KM: So, we’re a couple of lawyers talking shop, but we should provide a little background for our readers. “Discovery” is the legal mechanism by which parties in a lawsuit compel each other to produce documents into evidence – including all forms of recorded communications. Many attorney-hours go into reviewing these documents. Over the last couple of decades, document review has become almost entirely electronic, as most litigants (individuals, businesses, and other organizations) have switched to electronic systems of generating and storing documents. An entire industry called “eDiscovery” has emerged to provide law firms with technological and administrative support involved in document review and production. But at first, didn’t some people worry that streamlining the review process through digitization would put a lot of lawyers out of work?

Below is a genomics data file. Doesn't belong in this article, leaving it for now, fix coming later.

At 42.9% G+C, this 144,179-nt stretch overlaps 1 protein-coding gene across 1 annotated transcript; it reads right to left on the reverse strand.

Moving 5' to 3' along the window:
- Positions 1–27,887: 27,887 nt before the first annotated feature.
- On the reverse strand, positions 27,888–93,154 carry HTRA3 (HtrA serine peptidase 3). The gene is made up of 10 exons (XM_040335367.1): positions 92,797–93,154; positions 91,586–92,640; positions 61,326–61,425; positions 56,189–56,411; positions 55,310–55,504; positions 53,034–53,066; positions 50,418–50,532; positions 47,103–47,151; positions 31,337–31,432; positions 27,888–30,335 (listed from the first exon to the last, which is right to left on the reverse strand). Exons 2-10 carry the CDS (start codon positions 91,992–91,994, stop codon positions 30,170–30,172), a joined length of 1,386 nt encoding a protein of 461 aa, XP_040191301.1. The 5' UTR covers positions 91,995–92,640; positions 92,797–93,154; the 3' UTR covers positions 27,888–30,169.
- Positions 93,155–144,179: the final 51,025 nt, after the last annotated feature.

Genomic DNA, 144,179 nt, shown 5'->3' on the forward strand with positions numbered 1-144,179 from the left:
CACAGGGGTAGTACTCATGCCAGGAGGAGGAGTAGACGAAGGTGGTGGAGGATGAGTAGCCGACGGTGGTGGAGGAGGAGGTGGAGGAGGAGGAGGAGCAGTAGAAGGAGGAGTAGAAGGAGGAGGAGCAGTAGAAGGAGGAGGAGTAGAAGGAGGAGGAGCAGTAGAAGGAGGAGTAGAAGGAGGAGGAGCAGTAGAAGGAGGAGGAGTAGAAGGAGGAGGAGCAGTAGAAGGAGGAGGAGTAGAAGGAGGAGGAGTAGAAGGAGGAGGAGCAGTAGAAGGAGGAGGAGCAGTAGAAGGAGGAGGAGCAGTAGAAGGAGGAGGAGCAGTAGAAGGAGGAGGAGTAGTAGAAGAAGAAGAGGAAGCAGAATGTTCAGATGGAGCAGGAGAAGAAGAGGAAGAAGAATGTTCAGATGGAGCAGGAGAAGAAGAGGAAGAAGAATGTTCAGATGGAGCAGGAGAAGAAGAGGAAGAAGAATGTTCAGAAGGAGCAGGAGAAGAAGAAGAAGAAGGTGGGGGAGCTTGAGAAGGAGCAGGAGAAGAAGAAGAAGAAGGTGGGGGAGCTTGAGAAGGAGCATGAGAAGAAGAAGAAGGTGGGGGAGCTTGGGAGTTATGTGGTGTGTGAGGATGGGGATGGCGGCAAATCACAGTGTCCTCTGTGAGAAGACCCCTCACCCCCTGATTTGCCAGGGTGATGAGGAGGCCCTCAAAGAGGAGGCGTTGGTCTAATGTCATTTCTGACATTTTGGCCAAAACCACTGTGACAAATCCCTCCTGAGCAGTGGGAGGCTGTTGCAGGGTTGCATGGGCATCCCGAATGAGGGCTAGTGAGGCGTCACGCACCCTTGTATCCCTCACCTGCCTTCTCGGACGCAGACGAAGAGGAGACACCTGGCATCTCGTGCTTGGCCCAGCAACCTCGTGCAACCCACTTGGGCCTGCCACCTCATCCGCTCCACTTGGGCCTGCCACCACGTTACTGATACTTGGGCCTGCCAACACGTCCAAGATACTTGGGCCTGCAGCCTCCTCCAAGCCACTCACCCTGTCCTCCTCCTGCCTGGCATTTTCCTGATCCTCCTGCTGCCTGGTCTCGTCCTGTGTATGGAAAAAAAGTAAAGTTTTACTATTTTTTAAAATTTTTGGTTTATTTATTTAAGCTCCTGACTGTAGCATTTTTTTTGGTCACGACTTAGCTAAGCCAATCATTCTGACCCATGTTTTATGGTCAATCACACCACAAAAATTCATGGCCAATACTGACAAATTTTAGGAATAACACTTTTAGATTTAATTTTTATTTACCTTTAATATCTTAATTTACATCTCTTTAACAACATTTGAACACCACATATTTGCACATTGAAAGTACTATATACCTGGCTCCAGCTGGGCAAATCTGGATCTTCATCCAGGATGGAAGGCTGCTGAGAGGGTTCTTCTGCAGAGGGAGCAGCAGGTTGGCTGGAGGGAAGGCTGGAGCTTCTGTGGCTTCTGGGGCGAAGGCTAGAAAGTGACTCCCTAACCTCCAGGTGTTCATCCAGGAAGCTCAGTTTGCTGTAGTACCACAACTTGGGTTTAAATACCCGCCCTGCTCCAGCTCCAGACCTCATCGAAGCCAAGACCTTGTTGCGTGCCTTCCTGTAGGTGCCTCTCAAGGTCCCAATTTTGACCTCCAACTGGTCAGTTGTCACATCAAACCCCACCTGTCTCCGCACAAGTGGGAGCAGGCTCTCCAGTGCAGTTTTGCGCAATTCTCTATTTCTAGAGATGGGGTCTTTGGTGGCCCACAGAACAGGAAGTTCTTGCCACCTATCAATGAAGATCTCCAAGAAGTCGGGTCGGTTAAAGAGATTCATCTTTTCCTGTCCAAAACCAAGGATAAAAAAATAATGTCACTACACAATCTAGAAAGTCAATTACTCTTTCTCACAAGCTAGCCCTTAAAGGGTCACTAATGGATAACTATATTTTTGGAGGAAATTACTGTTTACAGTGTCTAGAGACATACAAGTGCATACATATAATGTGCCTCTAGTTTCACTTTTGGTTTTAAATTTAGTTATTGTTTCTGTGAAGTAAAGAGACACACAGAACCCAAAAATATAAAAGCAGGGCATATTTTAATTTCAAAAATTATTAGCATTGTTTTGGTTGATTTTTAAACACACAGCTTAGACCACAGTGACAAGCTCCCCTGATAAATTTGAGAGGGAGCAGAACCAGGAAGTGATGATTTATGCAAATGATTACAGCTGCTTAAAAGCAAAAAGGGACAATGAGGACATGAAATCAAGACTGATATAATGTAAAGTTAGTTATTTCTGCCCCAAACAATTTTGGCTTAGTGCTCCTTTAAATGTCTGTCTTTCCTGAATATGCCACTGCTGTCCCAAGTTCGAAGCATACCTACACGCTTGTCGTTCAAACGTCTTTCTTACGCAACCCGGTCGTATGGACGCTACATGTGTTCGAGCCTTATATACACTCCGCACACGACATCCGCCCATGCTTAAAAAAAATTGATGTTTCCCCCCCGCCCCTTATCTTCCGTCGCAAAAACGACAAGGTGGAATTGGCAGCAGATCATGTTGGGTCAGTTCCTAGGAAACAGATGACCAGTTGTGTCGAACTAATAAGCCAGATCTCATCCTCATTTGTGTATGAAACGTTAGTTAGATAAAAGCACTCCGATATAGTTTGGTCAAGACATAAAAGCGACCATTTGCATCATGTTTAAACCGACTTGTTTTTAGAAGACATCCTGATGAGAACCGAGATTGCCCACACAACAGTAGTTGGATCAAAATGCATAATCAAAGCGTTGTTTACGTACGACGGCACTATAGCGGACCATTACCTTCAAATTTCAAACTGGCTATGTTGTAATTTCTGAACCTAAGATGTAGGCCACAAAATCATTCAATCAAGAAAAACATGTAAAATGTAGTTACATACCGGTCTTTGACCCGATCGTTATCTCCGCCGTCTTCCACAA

CZ: Absolutely. But that never happened. In the past, there were much fewer documents to get through. It was mostly just official memos, letters, contracts, etc. These were usually saved in paper form and lawyers had to sift through them by hand. But even as eDiscovery has simplified and sped up document review, discovery attorneys are busier than ever, because the digital revolution has also exploded the sheer volume of documents that are generated (and need to be reviewed) like emails, texts, chat platforms, and transcribed voice memos.